Graft-versus-host disease (GVHD) remains the most significant obstacle to the broader application of allogeneic hematopoietic stem cell transplantation (HSCT), a life-saving treatment for many malignant and nonmalignant diseases. It is mediated primarily by donor T cells that cause multi-organ damage, including the skin, liver, and gastrointestinal tract in HSCT recipients. Of these target organs, the gastrointestinal tract is of particular clinical and immunological significance. Indeed, severe intestinal damage is largely responsible for the GVHD-associated deaths in patients and experimental animals. However, the cellular and molecular mechanisms underlying the inflammatory responses in the GI tract during GVHD remain unclear. Our long- term goal is to develop clinically based strategies to prevent or mitigate intestinal damage during GVHD, thereby improving the outcomes of allogeneic HSCT. We recently identify retinoic acid (RA), the active metabolite of vitamin A, as a key molecule in facilitating the development of intestinal GVHD. Specifically, administration of exogenous RA exacerbates gut damage in recipient mice and significantly increases GVHD- associated mortality. Importantly, donor T cells from the retinoic acid receptor (RAR)-? deficient mice show markedly diminished ability to cause lethal GVHD and, more specifically, intestinal damage. These novel findings identify an organ-specific role of RA in GVHD and provide evidence that the RA pathway is critically involved in the pathogenesis of intestinal GVHD. The objective of this proposal is to address clinically relevant questions with respect to how the RA pathway controls intestinal GVHD development and whether manipulating this pathway can reduce disease severity. We hypothesize that the RA pathway is critical for host and donor dendritic cells to initiate and perpetuate intestinal GVHD and this pathway can be manipulated for therapeutic purposes. We will combine genetic, nutritional, and pharmacological approaches to examine the hypotheses.
In Aim 1, we will determine how RA production and RAR signaling are altered after allogeneic HSCT. We will then examine how these changes affect the function of host and donor dendritic cells to cause intestinal GVHD.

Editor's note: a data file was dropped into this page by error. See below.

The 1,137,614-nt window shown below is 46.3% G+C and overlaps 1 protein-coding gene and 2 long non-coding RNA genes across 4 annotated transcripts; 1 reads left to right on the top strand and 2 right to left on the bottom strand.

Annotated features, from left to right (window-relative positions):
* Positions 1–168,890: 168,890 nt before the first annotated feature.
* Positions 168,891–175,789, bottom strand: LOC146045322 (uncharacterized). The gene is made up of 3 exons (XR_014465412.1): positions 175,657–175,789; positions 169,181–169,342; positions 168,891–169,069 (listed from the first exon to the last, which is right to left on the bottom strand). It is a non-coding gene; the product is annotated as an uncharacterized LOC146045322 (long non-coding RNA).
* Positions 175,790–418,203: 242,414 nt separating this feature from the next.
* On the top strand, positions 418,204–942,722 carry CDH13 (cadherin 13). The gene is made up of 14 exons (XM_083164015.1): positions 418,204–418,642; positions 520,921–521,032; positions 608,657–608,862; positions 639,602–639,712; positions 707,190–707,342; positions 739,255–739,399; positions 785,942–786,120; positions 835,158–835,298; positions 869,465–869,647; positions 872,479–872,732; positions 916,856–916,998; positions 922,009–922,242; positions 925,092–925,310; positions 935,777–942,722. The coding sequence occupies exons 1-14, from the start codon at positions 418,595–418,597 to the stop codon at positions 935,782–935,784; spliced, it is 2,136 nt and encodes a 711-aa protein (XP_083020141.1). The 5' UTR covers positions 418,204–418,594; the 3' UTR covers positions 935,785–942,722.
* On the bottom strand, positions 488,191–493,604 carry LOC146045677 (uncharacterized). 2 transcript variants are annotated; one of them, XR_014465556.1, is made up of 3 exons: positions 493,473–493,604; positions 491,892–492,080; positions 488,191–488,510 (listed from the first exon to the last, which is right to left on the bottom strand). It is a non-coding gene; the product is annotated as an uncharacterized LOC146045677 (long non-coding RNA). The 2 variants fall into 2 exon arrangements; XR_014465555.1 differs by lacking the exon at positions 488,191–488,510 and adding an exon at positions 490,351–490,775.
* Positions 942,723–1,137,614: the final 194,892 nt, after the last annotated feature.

Aim 2 will determine if manipulating the RA pathway is a novel approach to prevent and/or treat intestinal GVHD. We will examine if pharmacological blockade of the RA pathway using novel small molecule inhibitors can prevent intestinal GVHD. We will also explore if RA-programmed regulatory T cells can be used to treat established intestinal GVHD. Finally, we will determine whether the critical graft-versus- leukemia effect is preserved using these approaches. We expect that insights gained from these studies will contribute to a better understanding of the fundamental role of the RA pathway in the pathophysiology of intestinal GVHD and provide preclinical data to develop novel strategies to prevent or treat this devastating complication after allogeneic HSCT.
The proposed research is relevant to public health because graft-versus-host disease (GVHD) is the major complication of allogeneic stem cell transplantation (HSCT). Elucidation of the role of the retinoic acid pathway in intestinal GVHD offers the potential to mitigate disease in this critical tissue site and thereby reduce overall mortality in allogeneic stem cell transplant recipients.
|Zheng, Jianwei; Taylor, Brian; Chen, Xiao (2018) Role of Vitamin A in Modulating Graft-versus-Host Disease. J Immunol Res Ther 3:124-128|